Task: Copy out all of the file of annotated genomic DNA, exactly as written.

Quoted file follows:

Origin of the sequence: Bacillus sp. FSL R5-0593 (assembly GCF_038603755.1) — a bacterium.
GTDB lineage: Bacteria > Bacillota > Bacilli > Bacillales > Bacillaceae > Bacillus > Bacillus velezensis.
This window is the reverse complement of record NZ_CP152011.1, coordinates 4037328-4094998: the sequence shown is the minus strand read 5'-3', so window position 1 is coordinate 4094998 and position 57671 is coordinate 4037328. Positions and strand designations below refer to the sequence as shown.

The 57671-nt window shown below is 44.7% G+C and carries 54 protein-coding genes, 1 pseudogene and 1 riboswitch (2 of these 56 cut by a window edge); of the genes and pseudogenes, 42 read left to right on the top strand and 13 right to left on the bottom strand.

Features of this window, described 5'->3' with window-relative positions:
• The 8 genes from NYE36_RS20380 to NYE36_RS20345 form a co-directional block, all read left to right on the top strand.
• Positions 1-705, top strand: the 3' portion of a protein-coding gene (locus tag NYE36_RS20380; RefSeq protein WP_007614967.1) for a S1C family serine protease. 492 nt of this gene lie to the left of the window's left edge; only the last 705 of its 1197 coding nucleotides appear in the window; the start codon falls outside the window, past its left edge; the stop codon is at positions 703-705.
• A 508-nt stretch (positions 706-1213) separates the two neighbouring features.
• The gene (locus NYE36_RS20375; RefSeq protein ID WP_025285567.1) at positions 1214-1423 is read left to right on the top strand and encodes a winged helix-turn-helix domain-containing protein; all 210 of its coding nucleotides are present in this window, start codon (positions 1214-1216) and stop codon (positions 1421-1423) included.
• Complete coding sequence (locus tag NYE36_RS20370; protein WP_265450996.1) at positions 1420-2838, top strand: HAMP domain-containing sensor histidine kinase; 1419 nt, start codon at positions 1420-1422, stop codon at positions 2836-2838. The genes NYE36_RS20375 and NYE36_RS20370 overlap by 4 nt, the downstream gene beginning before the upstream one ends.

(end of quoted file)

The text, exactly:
Origin of the sequence: Bacillus sp. FSL R5-0593 (assembly GCF_038603755.1) — a bacterium.
GTDB lineage: Bacteria > Bacillota > Bacilli > Bacillales > Bacillaceae > Bacillus > Bacillus velezensis.
This window is the reverse complement of record NZ_CP152011.1, coordinates 4037328-4094998: the sequence shown is the minus strand read 5'-3', so window position 1 is coordinate 4094998 and position 57671 is coordinate 4037328. Positions and strand designations below refer to the sequence as shown.

The 57671-nt window shown below is 44.7% G+C and carries 54 protein-coding genes, 1 pseudogene and 1 riboswitch (2 of these 56 cut by a window edge); of the genes and pseudogenes, 42 read left to right on the top strand and 13 right to left on the bottom strand.

Features of this window, described 5'->3' with window-relative positions:
• The 8 genes from NYE36_RS20380 to NYE36_RS20345 form a co-directional block, all read left to right on the top strand.
• Positions 1-705, top strand: the 3' portion of a protein-coding gene (locus tag NYE36_RS20380; RefSeq protein WP_007614967.1) for a S1C family serine protease. 492 nt of this gene lie to the left of the window's left edge; only the last 705 of its 1197 coding nucleotides appear in the window; the start codon falls outside the window, past its left edge; the stop codon is at positions 703-705.
• A 508-nt stretch (positions 706-1213) separates the two neighbouring features.
• The gene (locus NYE36_RS20375; RefSeq protein ID WP_025285567.1) at positions 1214-1423 is read left to right on the top strand and encodes a winged helix-turn-helix domain-containing protein; all 210 of its coding nucleotides are present in this window, start codon (positions 1214-1216) and stop codon (positions 1421-1423) included.
• Complete coding sequence (locus tag NYE36_RS20370; protein WP_265450996.1) at positions 1420-2838, top strand: HAMP domain-containing sensor histidine kinase; 1419 nt, start codon at positions 1420-1422, stop codon at positions 2836-2838. The genes NYE36_RS20375 and NYE36_RS20370 overlap by 4 nt, the downstream gene beginning before the upstream one ends.